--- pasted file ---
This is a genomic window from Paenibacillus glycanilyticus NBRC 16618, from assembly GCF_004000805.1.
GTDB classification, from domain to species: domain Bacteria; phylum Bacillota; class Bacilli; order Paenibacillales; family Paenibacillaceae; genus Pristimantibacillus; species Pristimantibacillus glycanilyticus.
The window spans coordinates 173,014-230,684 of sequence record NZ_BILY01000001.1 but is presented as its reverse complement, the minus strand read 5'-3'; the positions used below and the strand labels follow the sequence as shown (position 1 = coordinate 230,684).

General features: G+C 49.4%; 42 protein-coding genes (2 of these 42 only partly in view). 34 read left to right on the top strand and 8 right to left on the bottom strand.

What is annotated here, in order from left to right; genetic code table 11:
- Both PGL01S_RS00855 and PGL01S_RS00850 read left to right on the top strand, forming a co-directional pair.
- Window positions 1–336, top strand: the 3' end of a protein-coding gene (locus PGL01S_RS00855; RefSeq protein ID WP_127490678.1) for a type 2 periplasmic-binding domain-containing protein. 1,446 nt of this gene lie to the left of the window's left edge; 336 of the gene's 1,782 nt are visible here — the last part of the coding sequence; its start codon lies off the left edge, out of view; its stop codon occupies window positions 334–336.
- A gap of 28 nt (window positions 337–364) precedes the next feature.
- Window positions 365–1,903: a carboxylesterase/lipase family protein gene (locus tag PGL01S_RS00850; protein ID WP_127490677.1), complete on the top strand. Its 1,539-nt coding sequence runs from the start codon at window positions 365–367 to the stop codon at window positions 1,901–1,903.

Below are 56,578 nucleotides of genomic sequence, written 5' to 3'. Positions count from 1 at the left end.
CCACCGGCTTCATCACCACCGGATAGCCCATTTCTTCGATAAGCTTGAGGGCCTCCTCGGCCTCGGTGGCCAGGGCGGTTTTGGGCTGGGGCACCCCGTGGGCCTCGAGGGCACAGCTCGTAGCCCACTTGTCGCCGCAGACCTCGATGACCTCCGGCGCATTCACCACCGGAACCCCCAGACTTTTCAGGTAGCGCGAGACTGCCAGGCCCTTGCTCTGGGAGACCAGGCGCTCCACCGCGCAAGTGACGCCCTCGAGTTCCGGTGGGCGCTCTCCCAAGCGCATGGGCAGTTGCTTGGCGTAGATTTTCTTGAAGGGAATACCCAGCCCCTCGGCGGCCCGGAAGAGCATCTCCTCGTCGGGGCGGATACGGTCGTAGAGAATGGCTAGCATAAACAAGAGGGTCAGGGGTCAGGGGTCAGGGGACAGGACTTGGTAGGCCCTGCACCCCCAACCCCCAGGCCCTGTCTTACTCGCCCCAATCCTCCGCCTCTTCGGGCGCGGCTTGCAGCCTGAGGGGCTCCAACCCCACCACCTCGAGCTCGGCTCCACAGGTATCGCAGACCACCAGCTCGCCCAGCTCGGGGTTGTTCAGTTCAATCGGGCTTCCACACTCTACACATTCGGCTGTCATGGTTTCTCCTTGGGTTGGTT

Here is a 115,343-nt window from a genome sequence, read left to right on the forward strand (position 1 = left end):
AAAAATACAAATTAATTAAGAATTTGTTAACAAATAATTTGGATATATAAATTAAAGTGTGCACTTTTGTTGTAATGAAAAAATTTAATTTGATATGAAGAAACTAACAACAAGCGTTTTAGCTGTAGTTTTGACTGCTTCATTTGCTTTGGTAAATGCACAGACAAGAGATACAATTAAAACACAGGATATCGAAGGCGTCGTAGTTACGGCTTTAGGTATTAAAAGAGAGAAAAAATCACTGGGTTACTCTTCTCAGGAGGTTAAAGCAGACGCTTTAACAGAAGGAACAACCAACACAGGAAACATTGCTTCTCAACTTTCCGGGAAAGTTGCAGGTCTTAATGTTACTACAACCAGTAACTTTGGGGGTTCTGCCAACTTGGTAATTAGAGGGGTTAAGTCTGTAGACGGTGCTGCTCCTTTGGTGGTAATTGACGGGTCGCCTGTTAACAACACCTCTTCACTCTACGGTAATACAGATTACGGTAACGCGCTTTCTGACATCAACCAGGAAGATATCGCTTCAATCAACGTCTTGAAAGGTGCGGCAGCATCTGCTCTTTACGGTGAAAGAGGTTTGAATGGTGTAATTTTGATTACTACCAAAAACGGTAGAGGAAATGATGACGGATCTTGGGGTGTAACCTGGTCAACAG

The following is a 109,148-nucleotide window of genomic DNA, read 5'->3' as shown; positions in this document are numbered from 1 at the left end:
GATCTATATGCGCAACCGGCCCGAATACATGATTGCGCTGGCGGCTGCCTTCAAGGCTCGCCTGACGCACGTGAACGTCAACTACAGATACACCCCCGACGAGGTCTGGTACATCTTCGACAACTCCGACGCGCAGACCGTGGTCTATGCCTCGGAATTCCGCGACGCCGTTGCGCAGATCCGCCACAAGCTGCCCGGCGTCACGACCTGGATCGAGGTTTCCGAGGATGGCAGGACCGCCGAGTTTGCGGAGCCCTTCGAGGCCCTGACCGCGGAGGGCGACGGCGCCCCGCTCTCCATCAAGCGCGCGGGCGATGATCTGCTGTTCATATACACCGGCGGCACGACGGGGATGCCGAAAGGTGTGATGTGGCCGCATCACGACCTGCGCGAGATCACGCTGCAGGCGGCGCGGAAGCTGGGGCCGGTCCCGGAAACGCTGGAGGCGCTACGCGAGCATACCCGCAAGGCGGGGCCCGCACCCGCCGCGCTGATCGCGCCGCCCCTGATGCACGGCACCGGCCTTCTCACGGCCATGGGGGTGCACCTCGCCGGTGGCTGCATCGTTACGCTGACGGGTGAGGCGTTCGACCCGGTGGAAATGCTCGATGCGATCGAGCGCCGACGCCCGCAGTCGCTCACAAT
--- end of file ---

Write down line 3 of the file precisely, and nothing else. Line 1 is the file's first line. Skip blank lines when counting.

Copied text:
The window spans coordinates 173,014-230,684 of sequence record NZ_BILY01000001.1 but is presented as its reverse complement, the minus strand read 5'-3'; the positions used below and the strand labels follow the sequence as shown (position 1 = coordinate 230,684).